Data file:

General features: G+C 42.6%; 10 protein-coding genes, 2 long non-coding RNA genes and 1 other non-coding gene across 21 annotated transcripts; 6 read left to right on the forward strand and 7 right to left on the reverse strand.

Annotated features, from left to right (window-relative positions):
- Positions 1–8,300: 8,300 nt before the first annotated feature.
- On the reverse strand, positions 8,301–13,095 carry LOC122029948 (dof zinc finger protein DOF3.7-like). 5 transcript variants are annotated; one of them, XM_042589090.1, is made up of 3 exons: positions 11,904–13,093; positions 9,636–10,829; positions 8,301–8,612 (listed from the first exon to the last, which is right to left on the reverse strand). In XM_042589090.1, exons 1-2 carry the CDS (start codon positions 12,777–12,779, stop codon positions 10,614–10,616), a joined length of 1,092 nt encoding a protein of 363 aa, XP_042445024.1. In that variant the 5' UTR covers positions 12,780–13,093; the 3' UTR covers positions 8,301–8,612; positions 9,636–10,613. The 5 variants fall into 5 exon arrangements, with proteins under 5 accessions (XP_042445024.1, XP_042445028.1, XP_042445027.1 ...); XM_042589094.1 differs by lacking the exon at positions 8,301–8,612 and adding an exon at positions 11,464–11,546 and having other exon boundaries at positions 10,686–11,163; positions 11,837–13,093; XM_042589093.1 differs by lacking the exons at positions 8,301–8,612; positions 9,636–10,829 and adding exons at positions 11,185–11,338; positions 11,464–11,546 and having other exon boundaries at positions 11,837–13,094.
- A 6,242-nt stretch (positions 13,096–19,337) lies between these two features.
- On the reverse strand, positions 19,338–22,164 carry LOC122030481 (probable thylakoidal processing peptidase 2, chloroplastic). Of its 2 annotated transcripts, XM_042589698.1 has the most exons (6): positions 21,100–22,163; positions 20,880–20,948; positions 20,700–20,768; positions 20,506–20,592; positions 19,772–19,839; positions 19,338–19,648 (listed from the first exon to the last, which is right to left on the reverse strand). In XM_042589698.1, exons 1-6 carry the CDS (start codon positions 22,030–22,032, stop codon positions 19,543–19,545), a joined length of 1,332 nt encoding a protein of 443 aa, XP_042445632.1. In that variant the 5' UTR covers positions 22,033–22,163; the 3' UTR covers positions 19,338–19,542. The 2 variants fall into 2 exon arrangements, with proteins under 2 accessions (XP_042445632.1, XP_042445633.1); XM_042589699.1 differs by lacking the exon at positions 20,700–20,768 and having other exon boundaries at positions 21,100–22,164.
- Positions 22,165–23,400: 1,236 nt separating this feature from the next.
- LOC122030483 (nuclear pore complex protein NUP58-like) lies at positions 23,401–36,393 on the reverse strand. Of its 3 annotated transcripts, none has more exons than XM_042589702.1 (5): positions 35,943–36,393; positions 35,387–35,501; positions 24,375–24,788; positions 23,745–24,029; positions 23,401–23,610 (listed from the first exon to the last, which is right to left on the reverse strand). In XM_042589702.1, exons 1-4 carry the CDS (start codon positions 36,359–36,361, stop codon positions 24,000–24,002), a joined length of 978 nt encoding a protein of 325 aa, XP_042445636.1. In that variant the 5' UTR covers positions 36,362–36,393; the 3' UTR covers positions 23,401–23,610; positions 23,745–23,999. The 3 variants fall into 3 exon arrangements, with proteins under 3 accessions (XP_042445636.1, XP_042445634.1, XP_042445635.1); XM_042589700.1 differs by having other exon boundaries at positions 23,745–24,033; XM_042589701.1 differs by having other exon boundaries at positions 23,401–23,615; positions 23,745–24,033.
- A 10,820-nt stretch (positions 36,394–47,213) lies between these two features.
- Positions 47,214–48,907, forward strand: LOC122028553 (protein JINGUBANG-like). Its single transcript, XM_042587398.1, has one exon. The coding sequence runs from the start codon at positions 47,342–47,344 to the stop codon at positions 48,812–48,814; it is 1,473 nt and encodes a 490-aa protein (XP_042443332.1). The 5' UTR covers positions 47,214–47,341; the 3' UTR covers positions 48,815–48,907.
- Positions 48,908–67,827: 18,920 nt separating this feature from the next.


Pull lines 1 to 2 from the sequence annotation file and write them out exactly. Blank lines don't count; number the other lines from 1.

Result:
General features: G+C 42.6%; 10 protein-coding genes, 2 long non-coding RNA genes and 1 other non-coding gene across 21 annotated transcripts; 6 read left to right on the forward strand and 7 right to left on the reverse strand.

Annotated features, from left to right (window-relative positions):